Back in November, we looked in depth at the Presidential Cycle at work in the stock market. In addition to looking at some great practical tools helping us understand statistical significance, we saw how the pre-election year is the strongest of the four-year cycle. As a reminder, 2019 is the pre-election year for this cycle (as if the spate of democratic candidates throwing their hat in the presidential election ring wasn’t a big enough tip-off!).

The presidential election / stock market cycle was popularized (perhaps even originated by) Yale Hirsch in his well-known Stock Trader’s Almanac. To quote Hirsch,

“Presidential Elections every four years have a profound impact on the economy and the stock market. Wars, recessions and bear markets tend to start or occur in the first half of the term; prosperous times and bull markets in the latter half.”

Hirsch provides data going back the 1833 for each year in the cycle and shows these results:


In statistics-speak, the second half of the presidential term seems to offer traders and investors a descriptive advantage. The pre-election year shows the strongest results while the post-election year vastly underperforms the other years in the cycle.

Where Are We Now?

Since those intraday lows on the day after Christmas, the market has zipped up by 17.1% – a very healthy rebound. Further, Tuesday’s high is only 7% from the all-time high set in late September.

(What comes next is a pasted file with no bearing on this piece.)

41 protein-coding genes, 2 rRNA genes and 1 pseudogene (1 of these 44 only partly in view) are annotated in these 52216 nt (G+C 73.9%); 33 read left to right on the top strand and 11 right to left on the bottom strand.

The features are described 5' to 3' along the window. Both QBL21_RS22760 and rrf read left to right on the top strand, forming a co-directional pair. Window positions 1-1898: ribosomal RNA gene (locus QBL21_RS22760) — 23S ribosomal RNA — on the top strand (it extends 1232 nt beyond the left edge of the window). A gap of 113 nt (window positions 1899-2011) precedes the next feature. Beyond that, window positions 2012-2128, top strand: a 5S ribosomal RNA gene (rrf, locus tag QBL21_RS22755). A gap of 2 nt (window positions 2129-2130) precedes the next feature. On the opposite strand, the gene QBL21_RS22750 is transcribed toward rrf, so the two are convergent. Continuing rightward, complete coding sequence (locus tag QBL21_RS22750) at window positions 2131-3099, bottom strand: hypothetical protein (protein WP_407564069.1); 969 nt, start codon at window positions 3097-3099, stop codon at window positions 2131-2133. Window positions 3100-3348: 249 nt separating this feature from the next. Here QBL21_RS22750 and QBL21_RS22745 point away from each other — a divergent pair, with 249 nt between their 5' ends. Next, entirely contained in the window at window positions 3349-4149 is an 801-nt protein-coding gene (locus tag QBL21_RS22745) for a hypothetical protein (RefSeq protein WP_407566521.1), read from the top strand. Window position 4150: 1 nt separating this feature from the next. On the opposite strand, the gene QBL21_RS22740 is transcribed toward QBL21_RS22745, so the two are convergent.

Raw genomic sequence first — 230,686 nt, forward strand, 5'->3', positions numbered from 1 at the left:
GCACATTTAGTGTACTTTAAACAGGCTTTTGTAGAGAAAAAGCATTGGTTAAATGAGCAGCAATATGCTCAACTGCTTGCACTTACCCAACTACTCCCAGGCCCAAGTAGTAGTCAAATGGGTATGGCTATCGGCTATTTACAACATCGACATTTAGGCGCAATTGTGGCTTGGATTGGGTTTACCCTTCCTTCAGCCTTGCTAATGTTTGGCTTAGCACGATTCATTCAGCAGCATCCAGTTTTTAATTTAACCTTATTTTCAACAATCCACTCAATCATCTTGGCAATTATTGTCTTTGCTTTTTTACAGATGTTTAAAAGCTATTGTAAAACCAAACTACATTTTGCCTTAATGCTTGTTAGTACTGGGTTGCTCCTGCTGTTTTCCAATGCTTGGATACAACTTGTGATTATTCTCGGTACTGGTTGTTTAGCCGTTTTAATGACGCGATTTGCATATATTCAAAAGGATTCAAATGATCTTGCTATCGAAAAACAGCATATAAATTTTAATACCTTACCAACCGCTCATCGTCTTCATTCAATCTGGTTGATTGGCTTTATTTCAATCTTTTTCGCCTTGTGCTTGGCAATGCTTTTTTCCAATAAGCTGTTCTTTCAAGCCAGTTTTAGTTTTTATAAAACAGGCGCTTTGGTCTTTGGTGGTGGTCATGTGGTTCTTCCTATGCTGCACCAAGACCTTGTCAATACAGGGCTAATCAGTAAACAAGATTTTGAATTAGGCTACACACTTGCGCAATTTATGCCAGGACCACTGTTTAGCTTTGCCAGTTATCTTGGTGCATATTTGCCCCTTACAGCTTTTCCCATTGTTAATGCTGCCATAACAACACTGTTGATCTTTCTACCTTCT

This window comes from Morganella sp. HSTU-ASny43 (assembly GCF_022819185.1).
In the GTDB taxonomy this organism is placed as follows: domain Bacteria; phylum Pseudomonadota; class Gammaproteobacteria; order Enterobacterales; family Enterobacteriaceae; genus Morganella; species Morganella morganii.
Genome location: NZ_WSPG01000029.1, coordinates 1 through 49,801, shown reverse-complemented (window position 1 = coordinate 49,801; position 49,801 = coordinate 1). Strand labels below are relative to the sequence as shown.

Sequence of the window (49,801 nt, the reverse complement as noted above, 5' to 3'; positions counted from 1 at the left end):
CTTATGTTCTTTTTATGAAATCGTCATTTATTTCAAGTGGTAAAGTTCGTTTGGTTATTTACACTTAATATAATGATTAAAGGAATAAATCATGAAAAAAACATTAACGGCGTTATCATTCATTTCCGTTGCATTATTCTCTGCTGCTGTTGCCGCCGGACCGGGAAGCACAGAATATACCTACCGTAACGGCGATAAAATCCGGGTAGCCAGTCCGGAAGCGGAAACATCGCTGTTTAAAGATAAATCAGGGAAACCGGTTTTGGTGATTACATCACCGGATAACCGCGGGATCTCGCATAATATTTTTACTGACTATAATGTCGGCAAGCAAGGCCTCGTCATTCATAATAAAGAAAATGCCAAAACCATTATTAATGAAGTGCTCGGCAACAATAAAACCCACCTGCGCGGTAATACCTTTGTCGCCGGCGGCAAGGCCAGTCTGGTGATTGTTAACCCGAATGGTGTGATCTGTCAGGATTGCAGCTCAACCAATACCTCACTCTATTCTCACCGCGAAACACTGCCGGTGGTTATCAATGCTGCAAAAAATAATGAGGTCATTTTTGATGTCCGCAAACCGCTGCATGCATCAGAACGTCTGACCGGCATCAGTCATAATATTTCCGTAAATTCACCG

With the strong advance we’ve had in the first six weeks of the year, many have voiced opinions that the push up for 2019 is already over. “How much room do we have to run to the upside?” is a very valid question here. Based on the moves in previous third years of the presidential cycle, what does the data say? Let’s take a look.

More Presidential Cycle Data

The table below shows the date the low was made in the midterm election year or year two of the presidential cycle and then the subsequent max drop and climb in the pre-presidential election year or year three of the cycle:

LPL’s table could now include the 2018 date that the S&P 500 made its intraday low – it was December 26th (notice from the price chart above that the market’s lowest closing price was on Christmas Eve).

So we can see from the table that on average, the market rallied 32% during pre-election years. Since we’re “only” 17% off of last year’s low, that implies that based on the “average” of pre-election year returns, we still have +15% of upside.

Another approach to applying the data for this presidential cycle year would tell us that the average and median drawdowns were about twice as small as the following average and median gains. This approach presents an even more bullish posture for 2019 than using the 32% average gain in the pre-election year.

The Bottom Line

Even after the strong run-up we’ve seen over the last seven weeks, the market should still have room to run in 2019.

Great Trading and God bless you.

D.R. Barton, Jr.

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